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Russell Brand’s The Emperor’s New Clothes reviewed: ‘uncomfortable viewing’

23 April 2015

1:45 PM

23 April 2015

1:45 PM

For the past year Russell Brand – who is worth an estimated £10 million – has been making a film about inequality. You may already know this. The comedian’s antics filming across the capital have regularly made the news. His attempt to storm RBS resulted in a temp angrily blogging that the palaver had caused his paella to go cold.

Meanwhile, his visit to confront the Daily Mail proprietor Lord Rothermere about his non-dom tax status came to no avail as he wasn’t home. Not that such a small technicality has stopped the scene from being included in the final cut. Russell instead interrogates a woman over the telecom – a woman who I can only presume was Lord Rothermere’s housekeeper. What she had done to deserve the Paxman treatment over the manner in which her boss inherited his money remains unexplained.

However, this is a recurring theme in the film which focuses on the dangers of capitalism and in particular the bankers who caused the financial crash (Note: Russell says the NHS was deemed too ‘boring’ to cover by the film’s director Michael Winterbottom). With Brand’s real villains absent for the majority of the feature, it falls on their lowly employees to take the brunt of Brand’s inequality bashing.

Every visit Brand makes to a bank results in the comedian having to take up his issues with the low paid security guards who are asked to escort him out (while the fat cats remain in their ivory towers with their large bonuses intact). It makes for uncomfortable viewing as well as a degree of irony that, throughout the film, he appears to cause the most grievance to the people whose interests he claims to be looking after.


Not that any of this dampens Brand’s spirit. You get the impression quite early on that his targets will always play second fiddle to his relentless monologues. It works for the most part though, as Brand’s pantomime is matched with factual insight from pundits including Paul Mason. This ensures that the documentary bubbles along at an enjoyable pace and doesn’t become a lecture.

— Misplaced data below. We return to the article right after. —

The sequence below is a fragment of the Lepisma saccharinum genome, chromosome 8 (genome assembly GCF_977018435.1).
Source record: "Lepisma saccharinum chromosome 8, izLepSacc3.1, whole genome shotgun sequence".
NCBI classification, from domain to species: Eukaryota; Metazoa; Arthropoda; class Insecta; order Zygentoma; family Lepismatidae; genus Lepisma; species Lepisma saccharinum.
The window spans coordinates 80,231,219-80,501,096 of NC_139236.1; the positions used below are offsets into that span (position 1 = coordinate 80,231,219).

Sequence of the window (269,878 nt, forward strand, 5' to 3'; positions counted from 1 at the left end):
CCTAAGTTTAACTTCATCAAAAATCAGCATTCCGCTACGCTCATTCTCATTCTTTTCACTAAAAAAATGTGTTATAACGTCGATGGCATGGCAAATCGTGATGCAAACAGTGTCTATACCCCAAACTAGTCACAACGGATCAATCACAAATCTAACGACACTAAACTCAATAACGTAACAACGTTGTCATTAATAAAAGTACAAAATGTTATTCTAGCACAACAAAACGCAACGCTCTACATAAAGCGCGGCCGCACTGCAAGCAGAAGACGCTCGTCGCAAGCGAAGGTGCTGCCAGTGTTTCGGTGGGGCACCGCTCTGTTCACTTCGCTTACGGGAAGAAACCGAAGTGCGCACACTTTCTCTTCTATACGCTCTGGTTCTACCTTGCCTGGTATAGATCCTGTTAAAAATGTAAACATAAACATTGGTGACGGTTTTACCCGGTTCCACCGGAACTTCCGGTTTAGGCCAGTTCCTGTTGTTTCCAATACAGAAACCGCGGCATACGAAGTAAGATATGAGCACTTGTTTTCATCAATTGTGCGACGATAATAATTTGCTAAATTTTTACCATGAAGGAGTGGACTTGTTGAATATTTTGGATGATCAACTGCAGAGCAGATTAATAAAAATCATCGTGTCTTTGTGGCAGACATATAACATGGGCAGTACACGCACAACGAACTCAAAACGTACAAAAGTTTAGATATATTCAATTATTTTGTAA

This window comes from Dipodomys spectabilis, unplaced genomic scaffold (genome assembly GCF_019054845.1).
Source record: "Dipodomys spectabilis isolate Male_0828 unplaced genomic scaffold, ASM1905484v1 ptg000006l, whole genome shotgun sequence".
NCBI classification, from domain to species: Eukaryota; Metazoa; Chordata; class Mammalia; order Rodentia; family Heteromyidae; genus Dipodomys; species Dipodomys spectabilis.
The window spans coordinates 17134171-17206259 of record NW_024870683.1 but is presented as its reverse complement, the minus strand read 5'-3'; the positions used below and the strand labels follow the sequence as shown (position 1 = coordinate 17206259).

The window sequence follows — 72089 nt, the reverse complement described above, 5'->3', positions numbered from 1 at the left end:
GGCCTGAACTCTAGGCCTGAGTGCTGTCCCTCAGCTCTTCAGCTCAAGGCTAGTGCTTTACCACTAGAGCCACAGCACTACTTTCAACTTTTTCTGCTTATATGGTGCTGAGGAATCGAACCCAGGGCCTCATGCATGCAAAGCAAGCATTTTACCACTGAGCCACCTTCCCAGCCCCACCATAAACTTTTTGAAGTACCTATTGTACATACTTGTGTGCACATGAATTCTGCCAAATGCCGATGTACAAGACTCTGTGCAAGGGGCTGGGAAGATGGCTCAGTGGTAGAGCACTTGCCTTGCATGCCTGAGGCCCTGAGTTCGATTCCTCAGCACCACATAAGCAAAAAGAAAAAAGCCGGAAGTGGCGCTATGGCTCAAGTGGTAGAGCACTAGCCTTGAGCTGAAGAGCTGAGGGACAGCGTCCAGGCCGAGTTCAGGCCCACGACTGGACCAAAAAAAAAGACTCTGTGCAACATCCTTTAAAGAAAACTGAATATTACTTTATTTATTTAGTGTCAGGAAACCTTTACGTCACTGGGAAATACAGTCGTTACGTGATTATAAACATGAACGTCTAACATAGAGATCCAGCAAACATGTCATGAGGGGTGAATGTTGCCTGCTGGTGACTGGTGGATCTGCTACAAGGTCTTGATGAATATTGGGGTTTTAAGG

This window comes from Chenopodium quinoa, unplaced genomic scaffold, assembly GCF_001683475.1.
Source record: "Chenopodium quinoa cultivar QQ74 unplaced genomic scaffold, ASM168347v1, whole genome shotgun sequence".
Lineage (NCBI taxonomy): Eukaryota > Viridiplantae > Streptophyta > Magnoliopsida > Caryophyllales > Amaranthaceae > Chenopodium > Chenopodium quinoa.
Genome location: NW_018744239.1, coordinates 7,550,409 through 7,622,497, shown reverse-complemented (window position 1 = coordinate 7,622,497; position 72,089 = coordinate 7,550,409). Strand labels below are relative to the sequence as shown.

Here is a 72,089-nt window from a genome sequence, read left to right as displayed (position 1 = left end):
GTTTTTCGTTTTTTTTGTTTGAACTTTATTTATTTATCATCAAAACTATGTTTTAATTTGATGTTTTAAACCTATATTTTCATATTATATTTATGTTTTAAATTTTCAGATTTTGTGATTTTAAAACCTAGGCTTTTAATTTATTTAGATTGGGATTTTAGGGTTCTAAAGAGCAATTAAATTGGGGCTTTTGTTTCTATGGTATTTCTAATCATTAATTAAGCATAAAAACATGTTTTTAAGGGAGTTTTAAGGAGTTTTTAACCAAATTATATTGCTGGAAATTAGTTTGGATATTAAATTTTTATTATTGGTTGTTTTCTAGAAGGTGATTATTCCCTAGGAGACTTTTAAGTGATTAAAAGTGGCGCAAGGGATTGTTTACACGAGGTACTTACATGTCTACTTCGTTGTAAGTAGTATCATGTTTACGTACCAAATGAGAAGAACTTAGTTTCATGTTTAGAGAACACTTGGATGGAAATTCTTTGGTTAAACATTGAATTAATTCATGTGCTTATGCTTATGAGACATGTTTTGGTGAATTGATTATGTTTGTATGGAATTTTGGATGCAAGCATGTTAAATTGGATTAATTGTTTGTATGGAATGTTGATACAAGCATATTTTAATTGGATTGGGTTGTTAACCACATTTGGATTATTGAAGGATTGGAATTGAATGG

His interview with a teacher who was sentenced to 18 months in jail for stealing an ipod dock in the riots illuminates how differently the government treated youths who looted low cost products in comparisons to bankers who took part in insider trading. The number of bankers arrested after the crash? Zero.

As for economics, Brand opts to forgo equations on the whole and rely on a class of primary school children to work out how the wealth ought to be divided. For the means of the narrative it works, and the scene is followed by the poignant story of a cleaner who lives in Cockfosters, juggles two jobs and struggle to make ends meet. We don’t hear him speak.

Aside from playground politics, Brand doesn’t want to be involved in politics and, during the live Q&A that followed, claimed that the election is ‘irrelevant’. This makes the decision to release the film so close to polling day seem more like a simple marketing ploy than a political statement that could inspire voters. If so, it’s a shame. Brand’s calls for the regulation of banks, a 90 per cent tax on the one per cent, abolishing tax loopholes for corporations and non-doms, and increasing the living wage, wouldn’t look that out of place on an Ed Miliband Labour manifesto.

In the Q&A after the film, the host was so bold as to suggest to Brand that the film’s use of archive footage of David Cameron and George Osborne suggests that this current government needs sacking which can only be done by voting. ‘Have I mentioned revolution? It simply means change from outside the system,’ Brand moodily responded before suggesting he took questions from the audience rather than the host.

Queen’s Brian May went on to ask what he should do tomorrow when he wakes up to help the cause. ‘It’s a long term strategy of the re-centralisation of the power under the co-ordination of vital institutions and vital services fully autonomous collectives that collaborate to preserve the rights of the individual and the rights to pursue spiritually whatever direction we want to with the prioritisation of the ecological preservation of the planet,’ was Brand’s confusing reply.

Judging by Brand’s answer, he is most effective with his views when edited. Watch the film, but if it leaves you looking for a left-wing champion to lead the revolution, you may want to look to Ed.​


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